This week we’ll begin with our monthly and weekly forecasts of the currency pairs worth watching. The first part of our forecast is based upon our research of the past 16 years of Forex prices, which show that the following methodologies have all produced profitable results:
- Trading the two currencies that are trending the most strongly over the past 3 months.
- Assuming that trends are usually ready to reverse after 12 months.
- Trading against very strong counter-trend movements by currency pairs made during the previous week.
- Buying currencies with high interest rates and selling currencies with low interest rates.
Let’s take a look at the relevant data of currency price changes and interest rates to date, which we compiled using a trade-weighted index of the major global currencies:
Monthly Forecast January 2018
For the month of January, we forecasted that the best trades would be short USD/JPY and long USD/CAD. The performance to date is as follows:
Weekly Forecast 20th January 2019
We made no forecast last week, as there were no exceedingly strong counter-trend moves. We again make no forecast this week.
About 41% of the important currency pairs or crosses moved by more than 1% in value over the past week. Volatility has increased substantially and is likely to remain at a similar level over the coming week.
This week has been dominated by relative strength in the British Pound, and relative weakness in the Japanese Yen.
You can trade our forecasts in a real or demo Forex brokerage account.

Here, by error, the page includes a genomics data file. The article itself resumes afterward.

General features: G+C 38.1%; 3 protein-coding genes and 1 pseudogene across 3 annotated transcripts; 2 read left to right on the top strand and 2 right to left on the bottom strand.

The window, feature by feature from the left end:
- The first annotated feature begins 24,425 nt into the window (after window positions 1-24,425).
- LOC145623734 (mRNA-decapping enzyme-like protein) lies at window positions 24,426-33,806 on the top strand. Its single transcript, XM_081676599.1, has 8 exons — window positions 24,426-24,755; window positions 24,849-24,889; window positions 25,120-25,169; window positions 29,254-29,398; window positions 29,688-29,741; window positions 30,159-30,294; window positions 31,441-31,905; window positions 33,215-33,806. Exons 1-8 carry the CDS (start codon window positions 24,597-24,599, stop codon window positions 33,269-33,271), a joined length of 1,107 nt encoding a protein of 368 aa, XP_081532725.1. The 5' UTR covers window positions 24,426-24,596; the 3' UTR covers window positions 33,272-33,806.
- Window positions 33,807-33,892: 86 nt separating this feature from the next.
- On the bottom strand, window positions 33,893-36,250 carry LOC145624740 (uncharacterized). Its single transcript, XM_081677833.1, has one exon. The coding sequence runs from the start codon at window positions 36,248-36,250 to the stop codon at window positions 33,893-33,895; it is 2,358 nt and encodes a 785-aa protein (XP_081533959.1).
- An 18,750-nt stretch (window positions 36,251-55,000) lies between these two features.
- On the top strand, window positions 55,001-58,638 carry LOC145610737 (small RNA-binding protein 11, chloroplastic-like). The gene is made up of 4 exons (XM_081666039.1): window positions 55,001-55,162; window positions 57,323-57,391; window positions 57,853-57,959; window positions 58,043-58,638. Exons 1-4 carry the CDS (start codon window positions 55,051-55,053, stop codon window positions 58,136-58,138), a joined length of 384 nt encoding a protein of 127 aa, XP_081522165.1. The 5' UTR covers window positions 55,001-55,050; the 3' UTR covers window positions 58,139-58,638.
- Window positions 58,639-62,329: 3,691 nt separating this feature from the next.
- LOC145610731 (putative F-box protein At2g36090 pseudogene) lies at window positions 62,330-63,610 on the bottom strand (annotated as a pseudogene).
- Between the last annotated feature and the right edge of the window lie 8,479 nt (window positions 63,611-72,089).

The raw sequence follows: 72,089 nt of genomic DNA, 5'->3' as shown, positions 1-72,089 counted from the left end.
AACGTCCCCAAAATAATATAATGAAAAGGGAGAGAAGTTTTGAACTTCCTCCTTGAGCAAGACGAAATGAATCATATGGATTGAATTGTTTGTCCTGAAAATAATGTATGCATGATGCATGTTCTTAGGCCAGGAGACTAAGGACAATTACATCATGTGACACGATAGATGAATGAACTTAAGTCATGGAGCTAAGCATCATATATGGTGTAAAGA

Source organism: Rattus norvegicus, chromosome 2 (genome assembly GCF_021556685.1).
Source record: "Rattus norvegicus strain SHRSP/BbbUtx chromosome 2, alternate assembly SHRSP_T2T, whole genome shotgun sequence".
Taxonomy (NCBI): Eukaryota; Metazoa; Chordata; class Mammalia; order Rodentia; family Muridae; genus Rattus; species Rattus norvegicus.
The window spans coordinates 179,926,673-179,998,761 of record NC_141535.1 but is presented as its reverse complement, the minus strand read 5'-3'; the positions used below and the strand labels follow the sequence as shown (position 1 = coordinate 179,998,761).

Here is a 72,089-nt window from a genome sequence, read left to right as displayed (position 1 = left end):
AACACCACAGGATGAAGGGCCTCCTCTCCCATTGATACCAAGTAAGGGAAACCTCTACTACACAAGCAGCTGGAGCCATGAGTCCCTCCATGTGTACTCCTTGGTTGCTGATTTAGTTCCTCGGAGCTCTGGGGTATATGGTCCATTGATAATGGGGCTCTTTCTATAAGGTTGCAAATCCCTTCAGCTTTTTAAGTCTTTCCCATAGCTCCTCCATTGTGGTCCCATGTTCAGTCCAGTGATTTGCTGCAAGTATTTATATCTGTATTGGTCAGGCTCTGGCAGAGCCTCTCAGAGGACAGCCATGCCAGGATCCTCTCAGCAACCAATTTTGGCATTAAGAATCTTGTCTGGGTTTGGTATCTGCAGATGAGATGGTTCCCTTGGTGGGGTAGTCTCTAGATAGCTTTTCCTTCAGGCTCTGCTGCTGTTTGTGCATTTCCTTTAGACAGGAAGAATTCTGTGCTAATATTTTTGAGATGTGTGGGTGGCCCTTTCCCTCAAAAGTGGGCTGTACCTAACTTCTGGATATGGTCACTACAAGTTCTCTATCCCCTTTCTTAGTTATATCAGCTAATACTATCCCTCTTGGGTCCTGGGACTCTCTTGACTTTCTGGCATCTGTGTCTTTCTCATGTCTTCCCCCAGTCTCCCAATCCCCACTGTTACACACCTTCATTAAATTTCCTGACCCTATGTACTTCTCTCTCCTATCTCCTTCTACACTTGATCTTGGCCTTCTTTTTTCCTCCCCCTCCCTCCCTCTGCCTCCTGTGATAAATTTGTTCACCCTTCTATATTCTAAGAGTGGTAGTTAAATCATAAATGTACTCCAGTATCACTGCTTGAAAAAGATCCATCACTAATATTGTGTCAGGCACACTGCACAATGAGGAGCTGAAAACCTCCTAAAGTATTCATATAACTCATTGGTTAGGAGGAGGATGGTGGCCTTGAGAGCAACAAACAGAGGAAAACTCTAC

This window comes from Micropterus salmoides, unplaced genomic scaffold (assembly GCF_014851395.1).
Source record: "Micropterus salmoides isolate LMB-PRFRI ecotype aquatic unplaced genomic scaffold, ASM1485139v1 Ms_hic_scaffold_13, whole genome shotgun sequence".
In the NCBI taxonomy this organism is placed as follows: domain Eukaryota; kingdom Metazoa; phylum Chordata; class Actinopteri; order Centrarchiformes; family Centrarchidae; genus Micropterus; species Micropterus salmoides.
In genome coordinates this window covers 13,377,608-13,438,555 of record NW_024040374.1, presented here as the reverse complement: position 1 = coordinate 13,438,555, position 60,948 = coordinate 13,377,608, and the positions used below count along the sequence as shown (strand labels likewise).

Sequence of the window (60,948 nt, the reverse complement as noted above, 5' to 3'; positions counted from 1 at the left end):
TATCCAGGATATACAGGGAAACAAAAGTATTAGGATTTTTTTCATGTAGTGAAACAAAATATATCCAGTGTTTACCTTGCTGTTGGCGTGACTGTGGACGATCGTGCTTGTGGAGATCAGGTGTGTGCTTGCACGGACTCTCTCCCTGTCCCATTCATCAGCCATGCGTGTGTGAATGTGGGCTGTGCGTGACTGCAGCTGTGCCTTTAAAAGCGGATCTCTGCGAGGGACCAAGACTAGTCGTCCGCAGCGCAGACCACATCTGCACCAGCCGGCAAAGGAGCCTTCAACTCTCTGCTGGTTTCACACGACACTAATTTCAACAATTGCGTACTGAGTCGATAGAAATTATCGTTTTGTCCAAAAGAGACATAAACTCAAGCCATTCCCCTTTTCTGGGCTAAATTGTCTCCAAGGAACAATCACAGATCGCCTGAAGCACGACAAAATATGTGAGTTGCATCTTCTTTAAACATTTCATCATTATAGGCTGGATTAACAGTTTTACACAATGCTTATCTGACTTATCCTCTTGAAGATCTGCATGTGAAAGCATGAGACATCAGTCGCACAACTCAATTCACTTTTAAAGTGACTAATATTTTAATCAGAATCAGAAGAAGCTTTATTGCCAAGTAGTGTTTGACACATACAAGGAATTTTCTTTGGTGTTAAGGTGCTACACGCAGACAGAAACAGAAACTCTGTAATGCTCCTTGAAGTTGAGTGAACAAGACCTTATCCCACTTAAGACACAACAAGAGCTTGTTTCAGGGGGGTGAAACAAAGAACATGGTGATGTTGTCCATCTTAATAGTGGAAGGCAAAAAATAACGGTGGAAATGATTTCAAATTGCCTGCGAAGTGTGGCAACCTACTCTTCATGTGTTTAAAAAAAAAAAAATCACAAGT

Previous Monthly Forecasts
You can view the results of our previous monthly forecasts here.
Key Support/Resistance Levels for Popular Pairs
We teach that trades should be entered and exited at or very close to key support and resistance levels. There are certain key support and resistance levels that should be watched on the more popular currency pairs this week, which might result in either reversals or breakouts:
Let’s see how trading two of these key pairs last week off key support and resistance levels could have worked out:
We had expected the level at 1.2918 might act as resistance, as it had acted previously as both support and resistance. Note how these “flipping” levels can work well. The H1 chart below shows the how the price rejected this level just after around the London close last Monday, marked by the down arrow in the price chart below, forming a bearish inside candlestick which broke down right away before taking some time to finally fall decisively. Such candlesticks are often useful indicators of reversals when their wicks or the wick of the structure rejects key levels. This trade was profitable, achieving a maximum positive reward to risk ratio of more than 2 to 1.
We had expected the level at 0.7147 might act as support, as it had acted previously as both support and resistance. Note how these “flipping” levels can work well. The H1 chart below shows the how the price rejected this level just after the London open last Thursday, marked by the up arrow in the price chart below, forming a bearish engulfing candlestick which broke up as the London session got underway. Such candlesticks are often useful indicators of reversals when their wicks or the wick of the structure rejects key levels. This trade was profitable, achieving a maximum positive reward to risk ratio of just under 4 to 1 so far.
That’s all for this week. You can trade our forecasts in a real or demo Forex brokerage account to test the strategies and strengthen your self-confidence before investing real funds.